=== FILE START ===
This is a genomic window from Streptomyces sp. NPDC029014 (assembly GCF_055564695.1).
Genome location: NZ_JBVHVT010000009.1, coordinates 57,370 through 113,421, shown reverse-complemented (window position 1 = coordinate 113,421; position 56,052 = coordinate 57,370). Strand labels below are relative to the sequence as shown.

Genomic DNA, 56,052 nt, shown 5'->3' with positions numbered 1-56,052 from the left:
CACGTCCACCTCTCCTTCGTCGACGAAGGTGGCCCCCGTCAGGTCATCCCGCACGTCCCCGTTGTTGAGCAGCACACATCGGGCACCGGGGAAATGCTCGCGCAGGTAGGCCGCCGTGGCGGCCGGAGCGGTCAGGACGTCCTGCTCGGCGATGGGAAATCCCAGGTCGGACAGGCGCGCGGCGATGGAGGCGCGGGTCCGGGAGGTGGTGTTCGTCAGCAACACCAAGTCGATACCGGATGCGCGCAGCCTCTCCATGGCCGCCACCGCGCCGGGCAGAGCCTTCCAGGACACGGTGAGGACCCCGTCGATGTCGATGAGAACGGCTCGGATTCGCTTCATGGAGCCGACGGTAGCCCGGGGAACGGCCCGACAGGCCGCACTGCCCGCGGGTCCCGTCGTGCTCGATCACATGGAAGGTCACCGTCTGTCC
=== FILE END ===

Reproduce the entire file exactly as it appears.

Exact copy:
This is a genomic window from Streptomyces sp. NPDC029014 (assembly GCF_055564695.1).
Genome location: NZ_JBVHVT010000009.1, coordinates 57,370 through 113,421, shown reverse-complemented (window position 1 = coordinate 113,421; position 56,052 = coordinate 57,370). Strand labels below are relative to the sequence as shown.

Genomic DNA, 56,052 nt, shown 5'->3' with positions numbered 1-56,052 from the left:
CACGTCCACCTCTCCTTCGTCGACGAAGGTGGCCCCCGTCAGGTCATCCCGCACGTCCCCGTTGTTGAGCAGCACACATCGGGCACCGGGGAAATGCTCGCGCAGGTAGGCCGCCGTGGCGGCCGGAGCGGTCAGGACGTCCTGCTCGGCGATGGGAAATCCCAGGTCGGACAGGCGCGCGGCGATGGAGGCGCGGGTCCGGGAGGTGGTGTTCGTCAGCAACACCAAGTCGATACCGGATGCGCGCAGCCTCTCCATGGCCGCCACCGCGCCGGGCAGAGCCTTCCAGGACACGGTGAGGACCCCGTCGATGTCGATGAGAACGGCTCGGATTCGCTTCATGGAGCCGACGGTAGCCCGGGGAACGGCCCGACAGGCCGCACTGCCCGCGGGTCCCGTCGTGCTCGATCACATGGAAGGTCACCGTCTGTCC